So this has brought forth a number of philosophical questions and I would love to know everyone else's thoughts:
- Should we be eating meat?
Believe me I love nothing more than a well marbled, rare steak with some creamy mushroom sauce but we're constantly told a number of conflicting things. "Eat more red meat." "Your portion of red meat should only be the size of your palm." Consume red meat three to four times a week." "Consumption of meat is linked to Cancer." "If you skimp on meat you'll miss out on iron, iodine and vitamin B12." The list goes on and add on top of that all the ethical issues like the humane slaughter of animals and the impact on the planet. My view is human beings are designed to be omnivores so if you happy to continue to eat meat e.g. you don't have ethical or dietary dilemmas then you ought to include meat sparingly. I'm sure our starving caveman ancestors would approve.
- Are we playing God?
Maybe I've missed something I thought we getting back to basics, you know, brown peasant bread and attaching buzz words like organic to branding. Though I'm not terribly keen on the lifestyle choices of the stereotypical smelly hippy, I do like the idea of keeping poultry, growing an edible garden, recycling and composing. I also don't really like the idea of Vitro meat as I am not sure what kind of nutrition a bunch of stem cells will impart. I've held many corridor discussions over the last week and Carmen of Awesome brought up the point that apart from food tasting really good, we need it to live. If we can't decide what is the optimal diet for humanity, then how can we create Vitro meat? I know we love progress and we need to explore but honestly I'm not comfortable.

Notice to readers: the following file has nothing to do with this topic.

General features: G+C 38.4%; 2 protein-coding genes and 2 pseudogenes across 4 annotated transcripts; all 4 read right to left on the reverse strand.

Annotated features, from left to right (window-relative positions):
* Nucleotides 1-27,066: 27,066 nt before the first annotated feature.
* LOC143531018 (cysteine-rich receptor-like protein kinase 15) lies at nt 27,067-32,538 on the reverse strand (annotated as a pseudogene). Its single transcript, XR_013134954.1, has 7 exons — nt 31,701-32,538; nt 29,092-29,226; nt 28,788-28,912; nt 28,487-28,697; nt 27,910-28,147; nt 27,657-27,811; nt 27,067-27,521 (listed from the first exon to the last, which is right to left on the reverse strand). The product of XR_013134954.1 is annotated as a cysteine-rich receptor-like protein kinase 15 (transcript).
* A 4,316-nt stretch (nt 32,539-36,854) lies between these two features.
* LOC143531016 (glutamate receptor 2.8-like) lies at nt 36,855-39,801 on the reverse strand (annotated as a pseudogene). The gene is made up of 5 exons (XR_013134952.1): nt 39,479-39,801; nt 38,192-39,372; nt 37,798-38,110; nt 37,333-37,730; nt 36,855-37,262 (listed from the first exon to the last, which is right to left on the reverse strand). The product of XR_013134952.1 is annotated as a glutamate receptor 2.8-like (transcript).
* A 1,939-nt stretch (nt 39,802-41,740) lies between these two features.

- How old is your meat?
When you clone an animal, the donor material carries a genetic age. Does this apply with stem cells? How will brand our meat? Will stem cell meat be able to sold as lamb, hogget and mutton?
- Can we make it tasty?
The article states, "even if the initial results do not taste quite the same as proper meat, scientists are convinced the public will soon get used to it." Get used it? I'm not really use I want to consume grey beef with the texture of calamari. But as foodies, it is our job to try to think of a way to make this thing palatable. All I could think was to solve the situation by making a pie or coating it in panko and deep frying (my solution to most of the world's problems). I would love to hear your thoughts on Vitro Meat and how you would sell it.